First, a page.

Even if the present-day CO2 is an at alltime high, we have no clear proof that human emissions from burning fossil fuels is a significant cause of increasing temperatures. Figure 3 shows that there is no correlation between fossil fuel consumption and temperature.....
There are several aspects of the MMGW dogma that can be falsified. I will mention two:
1. All climate computer models state that MMGW will first become evident in the polar regions. MMGW advocates will say that this is obvious in the Arctic, which has been warming in recent times. But what they omit to say is that it was warmer in the 1930s and 40s (Figure 5). The falsification is clinched by the fact that the Antarctic continent has been cooling (only the Antarctic Peninsula has been warming, but that is a local phenomenon). This is clearly shown in the temperature record of the South Pole station (Figure 6).
This cooling is an obvious embarrassment to the MMGW advocates. They have been frantically looking for an explanation. Professor Storey writes that the ozone hole is the culprit. This was first suggested by two scientists in 2002 (Thompson and Solomon, Science, vol. 296). However, in 2004 another group of scientists suggested that El Nino might be the culprit (Geophysical Research Letters, vol. 31). It is obvious they simply do not know.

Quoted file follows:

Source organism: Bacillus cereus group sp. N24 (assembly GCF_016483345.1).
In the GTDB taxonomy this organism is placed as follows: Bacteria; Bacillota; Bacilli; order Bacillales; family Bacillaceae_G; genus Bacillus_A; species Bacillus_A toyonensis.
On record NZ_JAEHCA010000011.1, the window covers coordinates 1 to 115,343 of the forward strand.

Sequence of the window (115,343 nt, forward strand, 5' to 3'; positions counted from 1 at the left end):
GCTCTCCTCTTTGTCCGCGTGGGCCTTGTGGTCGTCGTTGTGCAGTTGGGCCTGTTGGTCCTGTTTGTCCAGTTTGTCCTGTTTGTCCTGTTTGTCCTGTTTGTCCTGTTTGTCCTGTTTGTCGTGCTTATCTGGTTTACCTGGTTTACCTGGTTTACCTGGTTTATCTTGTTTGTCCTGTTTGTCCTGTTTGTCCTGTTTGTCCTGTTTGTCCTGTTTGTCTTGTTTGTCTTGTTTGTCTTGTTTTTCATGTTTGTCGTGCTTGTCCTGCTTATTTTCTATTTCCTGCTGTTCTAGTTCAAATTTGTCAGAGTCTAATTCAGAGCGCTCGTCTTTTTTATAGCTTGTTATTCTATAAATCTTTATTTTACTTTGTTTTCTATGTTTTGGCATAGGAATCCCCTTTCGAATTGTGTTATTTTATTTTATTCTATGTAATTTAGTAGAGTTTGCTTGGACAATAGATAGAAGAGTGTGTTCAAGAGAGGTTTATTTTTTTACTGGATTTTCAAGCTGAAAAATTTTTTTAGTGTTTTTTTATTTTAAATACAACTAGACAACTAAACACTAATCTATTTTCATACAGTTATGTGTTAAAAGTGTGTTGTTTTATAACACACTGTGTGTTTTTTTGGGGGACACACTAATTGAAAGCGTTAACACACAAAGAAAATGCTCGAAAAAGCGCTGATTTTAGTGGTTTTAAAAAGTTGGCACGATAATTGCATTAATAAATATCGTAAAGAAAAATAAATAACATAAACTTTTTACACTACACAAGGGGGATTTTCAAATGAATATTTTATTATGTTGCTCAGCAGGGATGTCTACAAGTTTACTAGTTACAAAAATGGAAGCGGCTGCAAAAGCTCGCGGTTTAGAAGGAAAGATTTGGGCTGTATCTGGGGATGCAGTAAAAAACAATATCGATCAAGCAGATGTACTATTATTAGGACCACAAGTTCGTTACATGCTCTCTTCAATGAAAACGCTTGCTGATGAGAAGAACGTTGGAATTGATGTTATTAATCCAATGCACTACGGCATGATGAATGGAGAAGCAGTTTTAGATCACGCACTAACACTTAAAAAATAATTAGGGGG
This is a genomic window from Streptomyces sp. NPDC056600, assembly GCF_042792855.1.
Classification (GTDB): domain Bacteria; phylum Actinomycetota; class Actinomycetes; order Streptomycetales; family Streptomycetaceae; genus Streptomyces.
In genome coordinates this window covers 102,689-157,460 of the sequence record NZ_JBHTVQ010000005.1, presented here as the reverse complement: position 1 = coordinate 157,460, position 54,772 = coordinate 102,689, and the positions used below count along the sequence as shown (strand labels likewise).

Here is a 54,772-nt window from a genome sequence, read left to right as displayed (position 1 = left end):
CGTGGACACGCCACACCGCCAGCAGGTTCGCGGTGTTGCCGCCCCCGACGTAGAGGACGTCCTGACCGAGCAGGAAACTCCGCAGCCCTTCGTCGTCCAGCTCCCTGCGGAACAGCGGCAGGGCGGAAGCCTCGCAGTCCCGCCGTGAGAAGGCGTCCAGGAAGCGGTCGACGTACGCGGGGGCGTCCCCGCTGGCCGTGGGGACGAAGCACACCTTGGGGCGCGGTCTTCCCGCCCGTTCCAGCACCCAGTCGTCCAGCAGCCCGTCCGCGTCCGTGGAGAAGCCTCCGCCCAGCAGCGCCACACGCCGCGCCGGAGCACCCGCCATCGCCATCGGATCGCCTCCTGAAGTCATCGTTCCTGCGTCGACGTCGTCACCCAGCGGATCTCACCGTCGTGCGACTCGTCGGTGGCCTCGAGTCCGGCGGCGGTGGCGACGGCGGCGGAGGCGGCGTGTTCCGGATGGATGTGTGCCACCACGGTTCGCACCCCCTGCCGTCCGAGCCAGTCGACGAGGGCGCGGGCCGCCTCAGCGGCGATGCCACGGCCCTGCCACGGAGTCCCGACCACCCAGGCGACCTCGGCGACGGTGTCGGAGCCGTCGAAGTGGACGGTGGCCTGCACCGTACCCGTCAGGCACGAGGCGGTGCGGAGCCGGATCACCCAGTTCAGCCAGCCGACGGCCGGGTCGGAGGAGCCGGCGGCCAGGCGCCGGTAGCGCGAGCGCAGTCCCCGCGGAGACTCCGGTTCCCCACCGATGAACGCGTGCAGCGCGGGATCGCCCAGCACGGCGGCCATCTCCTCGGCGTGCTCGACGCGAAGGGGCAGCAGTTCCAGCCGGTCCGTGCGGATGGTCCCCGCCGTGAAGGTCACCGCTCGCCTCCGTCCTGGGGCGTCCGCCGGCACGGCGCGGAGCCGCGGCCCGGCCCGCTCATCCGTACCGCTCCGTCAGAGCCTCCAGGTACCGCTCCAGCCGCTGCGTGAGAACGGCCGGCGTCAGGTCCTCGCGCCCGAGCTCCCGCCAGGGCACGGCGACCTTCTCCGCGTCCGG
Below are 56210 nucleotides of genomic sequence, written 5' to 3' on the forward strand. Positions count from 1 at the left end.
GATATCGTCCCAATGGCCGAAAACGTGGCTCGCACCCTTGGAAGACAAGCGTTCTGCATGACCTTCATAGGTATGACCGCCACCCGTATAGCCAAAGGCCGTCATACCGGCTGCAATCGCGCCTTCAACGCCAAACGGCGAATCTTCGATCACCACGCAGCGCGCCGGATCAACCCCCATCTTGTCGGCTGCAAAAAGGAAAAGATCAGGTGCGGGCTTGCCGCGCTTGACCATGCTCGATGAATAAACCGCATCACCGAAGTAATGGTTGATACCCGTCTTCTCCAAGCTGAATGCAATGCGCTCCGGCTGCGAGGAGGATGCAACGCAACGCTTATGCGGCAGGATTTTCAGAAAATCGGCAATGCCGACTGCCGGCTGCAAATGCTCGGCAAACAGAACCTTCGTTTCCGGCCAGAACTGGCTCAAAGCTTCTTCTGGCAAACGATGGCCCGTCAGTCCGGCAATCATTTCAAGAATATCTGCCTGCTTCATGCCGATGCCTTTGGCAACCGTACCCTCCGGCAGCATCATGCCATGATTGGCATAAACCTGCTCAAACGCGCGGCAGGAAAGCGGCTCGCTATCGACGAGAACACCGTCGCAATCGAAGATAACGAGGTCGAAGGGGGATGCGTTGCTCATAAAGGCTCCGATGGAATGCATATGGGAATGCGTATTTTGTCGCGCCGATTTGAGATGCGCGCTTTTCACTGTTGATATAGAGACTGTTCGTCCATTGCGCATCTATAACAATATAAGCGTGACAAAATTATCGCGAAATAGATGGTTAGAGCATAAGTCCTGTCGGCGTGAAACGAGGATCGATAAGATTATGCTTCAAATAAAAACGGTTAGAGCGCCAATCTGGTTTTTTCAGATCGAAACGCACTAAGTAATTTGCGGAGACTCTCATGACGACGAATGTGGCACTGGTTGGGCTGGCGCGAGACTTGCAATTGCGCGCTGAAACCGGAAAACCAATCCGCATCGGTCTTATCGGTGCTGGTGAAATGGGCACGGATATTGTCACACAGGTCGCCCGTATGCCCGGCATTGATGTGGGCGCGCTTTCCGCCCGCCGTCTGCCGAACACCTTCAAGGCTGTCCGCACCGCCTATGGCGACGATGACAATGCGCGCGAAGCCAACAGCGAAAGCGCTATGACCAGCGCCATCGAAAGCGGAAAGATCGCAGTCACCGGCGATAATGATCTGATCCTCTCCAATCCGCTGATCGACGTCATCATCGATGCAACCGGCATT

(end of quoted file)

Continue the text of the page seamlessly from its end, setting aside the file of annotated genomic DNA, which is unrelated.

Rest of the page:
2. A recently published, peer-reviewed, scientific publication provided the most devastating falsification of the IPCC hypothesis (Douglas et al., International Journal of Climatology, 2007). According to all climate computer models used by the IPCC, the increase in CO2 in the atmosphere should cause a decadal rate of warming (especially in the tropics) of the mid-troposphere (the troposphere is that part of the atmosphere directly above the surface of the Earth, about 20km thick at the tropics and 7km at the poles), which then radiates that heat back to Earth, causing the greenhouse warming (Figure 7a).
However, they found that real world, direct measurements by weather balloon radiosondes since the 1960s and satellites since 1979 did not show any such rate of warming (Figure 7b). For a detailed technical analysis see Monckton 2007. As this is a fundamental aspect of the MMGW hypothesis, this falsification should be the final nail in its coffin. But don't hold your breath. The catastrophic-MMGW hypothesis has nothing to do with science anymore, as so clearly demonstrated by Professor Hunter's comments. The hypothesis has become a quasi-religion.
The 'No, Nothing' Democrats
Most sources of energy are beyond the pale in the Democratic Party, but nothing carries quite the moral stigma of coal. The latest excommunication is under way in Kansas, of all places, and it may be a forerunner of national political trends. Governor Kathleen Sebelius calls it "a moral obligation," as though she were opposing crimes against humanity. This is a reference to coal companies guilty of nothing more than attempting to provide power to consumers. But their misfortunes include emitting carbon dioxide into the current political atmosphere, and also the presence of Ms. Sebelius, who recently invented another way of enacting her preferred global-warming policies without legislation.